The painter Agnes Pelton took inspiration from esoteric philosophies and becomes another early twentieth-century woman abstractionist receiving her due.
An exhibition at the Frick Collection offers a chance to reassess the art o f Renaissance portraitist Giovanni Battista Moroni
Henrietta Johnston’s portraits of Colonel John Moore and his wife, Frances Lambert Moore
Overshadowed by her sister Georgia, Ida Ten Eyck O’Keeffe gets her day in the sun with an exhibition at the Dallas Museum of Art
While in New York recently, Stan Mabry, a fine arts dealer, did a double take. He saw a painting that he had known of for many years, but only as the centerpiece among many works of art in a black-and-white photo of a Paris studio in the 1890s.
As the cultural tides seem finally to be lifting women artists into prominence on par with their male counterparts, more and more are emerging into public view. Several museums and galleries are presenting women artist- Hawthorne Fine Art focused shows, and one of these is at Hawthorne Fine Art in New York, where you can find the selling exhibition Breaking All Bounds: American Women Artists (1825–1945).
Franz Marc and August Macke were both young artists—twenty-nine and twenty-three, respectively—when they first met in Munich in January 1910. Marc was Bavarian and Macke was from the Rhineland. They soon became friends and visited each other’s studios in and near Munich. They shared many affiliations, friends, and interests.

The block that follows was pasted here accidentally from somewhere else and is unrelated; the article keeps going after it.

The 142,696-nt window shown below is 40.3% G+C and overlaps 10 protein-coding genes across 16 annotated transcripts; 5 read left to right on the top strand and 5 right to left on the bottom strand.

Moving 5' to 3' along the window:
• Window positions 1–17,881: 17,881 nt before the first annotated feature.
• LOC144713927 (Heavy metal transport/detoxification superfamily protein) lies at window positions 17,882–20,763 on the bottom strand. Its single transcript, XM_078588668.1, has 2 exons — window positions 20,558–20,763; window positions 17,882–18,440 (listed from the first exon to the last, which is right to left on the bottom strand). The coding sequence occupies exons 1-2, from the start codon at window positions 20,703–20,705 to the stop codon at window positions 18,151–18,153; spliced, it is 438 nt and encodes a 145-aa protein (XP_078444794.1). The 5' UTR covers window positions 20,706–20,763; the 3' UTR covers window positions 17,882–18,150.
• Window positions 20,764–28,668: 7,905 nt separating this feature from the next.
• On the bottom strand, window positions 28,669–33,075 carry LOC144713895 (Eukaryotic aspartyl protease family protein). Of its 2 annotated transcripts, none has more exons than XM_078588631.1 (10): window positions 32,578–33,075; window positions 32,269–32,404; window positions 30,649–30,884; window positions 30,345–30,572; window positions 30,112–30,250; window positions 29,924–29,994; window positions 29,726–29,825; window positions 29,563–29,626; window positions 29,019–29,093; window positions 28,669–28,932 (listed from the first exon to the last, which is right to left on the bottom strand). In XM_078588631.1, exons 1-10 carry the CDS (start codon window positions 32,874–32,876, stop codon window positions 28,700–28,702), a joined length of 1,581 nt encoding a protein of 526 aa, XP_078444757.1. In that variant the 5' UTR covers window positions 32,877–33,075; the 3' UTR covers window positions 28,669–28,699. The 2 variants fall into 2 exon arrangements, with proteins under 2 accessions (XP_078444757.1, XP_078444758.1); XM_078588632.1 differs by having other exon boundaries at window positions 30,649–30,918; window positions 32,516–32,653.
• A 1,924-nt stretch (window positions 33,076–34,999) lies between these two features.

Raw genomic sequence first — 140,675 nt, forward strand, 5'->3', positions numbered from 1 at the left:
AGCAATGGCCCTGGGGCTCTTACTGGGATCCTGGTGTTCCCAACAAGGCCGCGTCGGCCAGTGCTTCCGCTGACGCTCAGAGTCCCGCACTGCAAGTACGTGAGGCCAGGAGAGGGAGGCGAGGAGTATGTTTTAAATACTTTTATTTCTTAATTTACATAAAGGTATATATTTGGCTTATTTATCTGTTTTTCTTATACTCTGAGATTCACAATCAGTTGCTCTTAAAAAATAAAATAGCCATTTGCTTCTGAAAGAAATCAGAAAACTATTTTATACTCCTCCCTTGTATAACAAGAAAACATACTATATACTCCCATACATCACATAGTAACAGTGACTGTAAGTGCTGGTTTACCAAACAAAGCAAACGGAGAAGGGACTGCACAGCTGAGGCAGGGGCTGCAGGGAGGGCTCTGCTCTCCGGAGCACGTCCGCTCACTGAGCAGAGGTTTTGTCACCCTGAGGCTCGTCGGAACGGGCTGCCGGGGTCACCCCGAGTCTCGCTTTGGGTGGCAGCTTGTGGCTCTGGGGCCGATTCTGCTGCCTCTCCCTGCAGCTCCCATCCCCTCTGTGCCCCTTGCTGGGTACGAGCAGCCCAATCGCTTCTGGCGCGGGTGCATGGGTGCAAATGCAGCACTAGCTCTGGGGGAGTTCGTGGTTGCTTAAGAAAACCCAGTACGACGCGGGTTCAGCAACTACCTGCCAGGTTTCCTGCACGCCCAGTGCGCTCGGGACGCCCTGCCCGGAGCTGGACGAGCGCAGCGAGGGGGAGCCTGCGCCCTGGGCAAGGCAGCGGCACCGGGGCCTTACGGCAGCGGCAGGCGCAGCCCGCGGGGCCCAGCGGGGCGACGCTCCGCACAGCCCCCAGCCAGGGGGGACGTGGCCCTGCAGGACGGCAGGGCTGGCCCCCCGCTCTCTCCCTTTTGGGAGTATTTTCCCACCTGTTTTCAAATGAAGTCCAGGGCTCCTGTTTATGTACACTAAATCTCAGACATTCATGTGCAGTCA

Though it’s a distinct handicap when a major retrospective of a great artist is missing one of his best—and certainly best-known—paintings, it says something that the exhibition Delacroix at the Metropolitan Museum of Art in New York loses little of its force despite the fact that July 28, 1830: Liberty Leading the People stayed home at the Louvre.
Let the Thomas Coles and Sanford Giffords of the world woo rich patrons, the artist Thomas Chambers went after aspiring members of the middle class, eager to have tokens of refinement in their home—a sweeping vista of Niagara Falls or the Bay of Naples, or a stirring depiction of a battle at sea.
Back in January, a painting at Skinner Auctions’ sale of American and European Works of Art caught the eye of journalist and historian Eve M. Kahn. It was striking: a seated, semi-nude woman wearing a long, flowing train, tightly cropped and rendered with deft, impressionistic brush strokes. Kahn was eager to learn more about the artist, Edith Varian Cockcroft (1881–1962), but the facts of the Brooklyn native’s life proved elusive.